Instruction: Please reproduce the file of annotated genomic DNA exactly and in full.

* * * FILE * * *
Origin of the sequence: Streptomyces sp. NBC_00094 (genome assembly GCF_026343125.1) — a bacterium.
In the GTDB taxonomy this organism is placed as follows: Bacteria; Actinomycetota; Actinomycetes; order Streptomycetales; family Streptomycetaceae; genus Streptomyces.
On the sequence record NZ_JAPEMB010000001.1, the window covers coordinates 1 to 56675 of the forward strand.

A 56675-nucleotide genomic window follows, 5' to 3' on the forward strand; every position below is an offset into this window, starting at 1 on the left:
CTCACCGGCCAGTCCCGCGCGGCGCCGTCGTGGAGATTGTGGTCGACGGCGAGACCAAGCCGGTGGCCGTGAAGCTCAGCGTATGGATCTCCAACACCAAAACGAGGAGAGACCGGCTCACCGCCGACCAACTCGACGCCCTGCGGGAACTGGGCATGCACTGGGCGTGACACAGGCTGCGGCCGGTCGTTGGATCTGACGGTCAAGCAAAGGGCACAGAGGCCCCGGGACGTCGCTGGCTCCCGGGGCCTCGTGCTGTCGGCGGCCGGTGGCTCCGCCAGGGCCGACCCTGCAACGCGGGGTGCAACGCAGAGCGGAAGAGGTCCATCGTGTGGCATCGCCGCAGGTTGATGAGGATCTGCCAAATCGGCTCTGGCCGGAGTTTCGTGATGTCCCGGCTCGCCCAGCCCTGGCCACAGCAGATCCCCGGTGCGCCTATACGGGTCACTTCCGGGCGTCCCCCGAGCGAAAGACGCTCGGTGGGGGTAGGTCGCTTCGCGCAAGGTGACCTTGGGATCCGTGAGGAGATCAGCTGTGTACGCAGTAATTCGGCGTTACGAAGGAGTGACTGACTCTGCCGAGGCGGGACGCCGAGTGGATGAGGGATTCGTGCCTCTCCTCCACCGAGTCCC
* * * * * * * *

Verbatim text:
Origin of the sequence: Streptomyces sp. NBC_00094 (genome assembly GCF_026343125.1) — a bacterium.
In the GTDB taxonomy this organism is placed as follows: Bacteria; Actinomycetota; Actinomycetes; order Streptomycetales; family Streptomycetaceae; genus Streptomyces.
On the sequence record NZ_JAPEMB010000001.1, the window covers coordinates 1 to 56675 of the forward strand.

A 56675-nucleotide genomic window follows, 5' to 3' on the forward strand; every position below is an offset into this window, starting at 1 on the left:
CTCACCGGCCAGTCCCGCGCGGCGCCGTCGTGGAGATTGTGGTCGACGGCGAGACCAAGCCGGTGGCCGTGAAGCTCAGCGTATGGATCTCCAACACCAAAACGAGGAGAGACCGGCTCACCGCCGACCAACTCGACGCCCTGCGGGAACTGGGCATGCACTGGGCGTGACACAGGCTGCGGCCGGTCGTTGGATCTGACGGTCAAGCAAAGGGCACAGAGGCCCCGGGACGTCGCTGGCTCCCGGGGCCTCGTGCTGTCGGCGGCCGGTGGCTCCGCCAGGGCCGACCCTGCAACGCGGGGTGCAACGCAGAGCGGAAGAGGTCCATCGTGTGGCATCGCCGCAGGTTGATGAGGATCTGCCAAATCGGCTCTGGCCGGAGTTTCGTGATGTCCCGGCTCGCCCAGCCCTGGCCACAGCAGATCCCCGGTGCGCCTATACGGGTCACTTCCGGGCGTCCCCCGAGCGAAAGACGCTCGGTGGGGGTAGGTCGCTTCGCGCAAGGTGACCTTGGGATCCGTGAGGAGATCAGCTGTGTACGCAGTAATTCGGCGTTACGAAGGAGTGACTGACTCTGCCGAGGCGGGACGCCGAGTGGATGAGGGATTCGTGCCTCTCCTCCACCGAGTCCC